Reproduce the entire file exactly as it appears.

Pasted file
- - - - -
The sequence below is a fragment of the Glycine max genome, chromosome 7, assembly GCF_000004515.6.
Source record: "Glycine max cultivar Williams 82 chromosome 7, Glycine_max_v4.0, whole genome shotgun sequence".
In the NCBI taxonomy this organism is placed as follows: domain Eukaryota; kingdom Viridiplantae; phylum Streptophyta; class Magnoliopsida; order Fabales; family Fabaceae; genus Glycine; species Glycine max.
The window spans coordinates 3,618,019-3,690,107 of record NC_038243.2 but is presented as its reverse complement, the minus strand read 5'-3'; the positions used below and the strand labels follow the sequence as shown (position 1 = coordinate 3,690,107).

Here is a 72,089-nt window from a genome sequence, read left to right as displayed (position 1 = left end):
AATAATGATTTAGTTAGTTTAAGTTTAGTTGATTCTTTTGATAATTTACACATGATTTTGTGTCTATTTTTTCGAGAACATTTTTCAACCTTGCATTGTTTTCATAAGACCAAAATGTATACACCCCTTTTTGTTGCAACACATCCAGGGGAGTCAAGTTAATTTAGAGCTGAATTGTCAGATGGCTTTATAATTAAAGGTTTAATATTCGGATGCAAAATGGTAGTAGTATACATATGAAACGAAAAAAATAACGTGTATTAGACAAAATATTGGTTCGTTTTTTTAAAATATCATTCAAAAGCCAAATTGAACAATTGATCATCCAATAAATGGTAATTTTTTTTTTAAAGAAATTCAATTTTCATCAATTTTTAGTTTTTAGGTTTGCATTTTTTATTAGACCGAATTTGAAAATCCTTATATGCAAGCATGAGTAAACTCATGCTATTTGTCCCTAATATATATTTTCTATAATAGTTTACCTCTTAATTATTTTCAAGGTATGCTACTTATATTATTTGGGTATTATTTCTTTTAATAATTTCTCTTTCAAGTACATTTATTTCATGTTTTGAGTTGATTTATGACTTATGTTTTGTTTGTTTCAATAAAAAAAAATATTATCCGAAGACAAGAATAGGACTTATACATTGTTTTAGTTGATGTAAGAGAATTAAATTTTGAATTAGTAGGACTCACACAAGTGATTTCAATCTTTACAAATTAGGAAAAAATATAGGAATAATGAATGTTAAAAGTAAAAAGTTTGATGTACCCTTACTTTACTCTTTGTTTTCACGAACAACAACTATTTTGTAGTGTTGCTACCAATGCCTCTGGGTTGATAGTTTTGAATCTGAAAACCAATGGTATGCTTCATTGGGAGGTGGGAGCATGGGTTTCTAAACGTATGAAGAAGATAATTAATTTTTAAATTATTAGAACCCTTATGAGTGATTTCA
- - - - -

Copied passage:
The sequence below is a fragment of the Glycine max genome, chromosome 7, assembly GCF_000004515.6.
Source record: "Glycine max cultivar Williams 82 chromosome 7, Glycine_max_v4.0, whole genome shotgun sequence".
In the NCBI taxonomy this organism is placed as follows: domain Eukaryota; kingdom Viridiplantae; phylum Streptophyta; class Magnoliopsida; order Fabales; family Fabaceae; genus Glycine; species Glycine max.
The window spans coordinates 3,618,019-3,690,107 of record NC_038243.2 but is presented as its reverse complement, the minus strand read 5'-3'; the positions used below and the strand labels follow the sequence as shown (position 1 = coordinate 3,690,107).

Here is a 72,089-nt window from a genome sequence, read left to right as displayed (position 1 = left end):
AATAATGATTTAGTTAGTTTAAGTTTAGTTGATTCTTTTGATAATTTACACATGATTTTGTGTCTATTTTTTCGAGAACATTTTTCAACCTTGCATTGTTTTCATAAGACCAAAATGTATACACCCCTTTTTGTTGCAACACATCCAGGGGAGTCAAGTTAATTTAGAGCTGAATTGTCAGATGGCTTTATAATTAAAGGTTTAATATTCGGATGCAAAATGGTAGTAGTATACATATGAAACGAAAAAAATAACGTGTATTAGACAAAATATTGGTTCGTTTTTTTAAAATATCATTCAAAAGCCAAATTGAACAATTGATCATCCAATAAATGGTAATTTTTTTTTTAAAGAAATTCAATTTTCATCAATTTTTAGTTTTTAGGTTTGCATTTTTTATTAGACCGAATTTGAAAATCCTTATATGCAAGCATGAGTAAACTCATGCTATTTGTCCCTAATATATATTTTCTATAATAGTTTACCTCTTAATTATTTTCAAGGTATGCTACTTATATTATTTGGGTATTATTTCTTTTAATAATTTCTCTTTCAAGTACATTTATTTCATGTTTTGAGTTGATTTATGACTTATGTTTTGTTTGTTTCAATAAAAAAAAATATTATCCGAAGACAAGAATAGGACTTATACATTGTTTTAGTTGATGTAAGAGAATTAAATTTTGAATTAGTAGGACTCACACAAGTGATTTCAATCTTTACAAATTAGGAAAAAATATAGGAATAATGAATGTTAAAAGTAAAAAGTTTGATGTACCCTTACTTTACTCTTTGTTTTCACGAACAACAACTATTTTGTAGTGTTGCTACCAATGCCTCTGGGTTGATAGTTTTGAATCTGAAAACCAATGGTATGCTTCATTGGGAGGTGGGAGCATGGGTTTCTAAACGTATGAAGAAGATAATTAATTTTTAAATTATTAGAACCCTTATGAGTGATTTCA